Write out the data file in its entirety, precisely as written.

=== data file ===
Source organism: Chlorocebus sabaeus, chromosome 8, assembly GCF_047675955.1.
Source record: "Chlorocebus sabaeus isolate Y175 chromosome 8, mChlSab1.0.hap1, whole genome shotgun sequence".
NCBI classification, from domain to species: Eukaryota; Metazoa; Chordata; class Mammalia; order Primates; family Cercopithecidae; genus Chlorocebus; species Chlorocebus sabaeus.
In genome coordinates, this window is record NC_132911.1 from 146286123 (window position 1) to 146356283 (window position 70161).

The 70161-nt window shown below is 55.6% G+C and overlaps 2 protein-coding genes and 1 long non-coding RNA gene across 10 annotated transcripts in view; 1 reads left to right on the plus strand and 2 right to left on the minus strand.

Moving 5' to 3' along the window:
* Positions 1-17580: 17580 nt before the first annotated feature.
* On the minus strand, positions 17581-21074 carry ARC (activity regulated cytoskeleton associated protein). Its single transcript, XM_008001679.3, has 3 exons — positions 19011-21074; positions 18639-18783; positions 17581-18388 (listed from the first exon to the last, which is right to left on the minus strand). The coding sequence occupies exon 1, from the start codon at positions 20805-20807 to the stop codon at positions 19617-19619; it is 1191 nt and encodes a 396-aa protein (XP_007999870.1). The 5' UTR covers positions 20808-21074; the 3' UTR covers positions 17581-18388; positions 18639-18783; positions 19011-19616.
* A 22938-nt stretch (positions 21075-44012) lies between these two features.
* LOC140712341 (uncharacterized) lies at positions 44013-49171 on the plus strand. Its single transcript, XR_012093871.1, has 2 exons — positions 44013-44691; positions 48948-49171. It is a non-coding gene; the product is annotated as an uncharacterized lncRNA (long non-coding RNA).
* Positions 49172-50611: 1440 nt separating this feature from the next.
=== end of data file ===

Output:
Source organism: Chlorocebus sabaeus, chromosome 8, assembly GCF_047675955.1.
Source record: "Chlorocebus sabaeus isolate Y175 chromosome 8, mChlSab1.0.hap1, whole genome shotgun sequence".
NCBI classification, from domain to species: Eukaryota; Metazoa; Chordata; class Mammalia; order Primates; family Cercopithecidae; genus Chlorocebus; species Chlorocebus sabaeus.
In genome coordinates, this window is record NC_132911.1 from 146286123 (window position 1) to 146356283 (window position 70161).

The 70161-nt window shown below is 55.6% G+C and overlaps 2 protein-coding genes and 1 long non-coding RNA gene across 10 annotated transcripts in view; 1 reads left to right on the plus strand and 2 right to left on the minus strand.

Moving 5' to 3' along the window:
* Positions 1-17580: 17580 nt before the first annotated feature.
* On the minus strand, positions 17581-21074 carry ARC (activity regulated cytoskeleton associated protein). Its single transcript, XM_008001679.3, has 3 exons — positions 19011-21074; positions 18639-18783; positions 17581-18388 (listed from the first exon to the last, which is right to left on the minus strand). The coding sequence occupies exon 1, from the start codon at positions 20805-20807 to the stop codon at positions 19617-19619; it is 1191 nt and encodes a 396-aa protein (XP_007999870.1). The 5' UTR covers positions 20808-21074; the 3' UTR covers positions 17581-18388; positions 18639-18783; positions 19011-19616.
* A 22938-nt stretch (positions 21075-44012) lies between these two features.
* LOC140712341 (uncharacterized) lies at positions 44013-49171 on the plus strand. Its single transcript, XR_012093871.1, has 2 exons — positions 44013-44691; positions 48948-49171. It is a non-coding gene; the product is annotated as an uncharacterized lncRNA (long non-coding RNA).
* Positions 49172-50611: 1440 nt separating this feature from the next.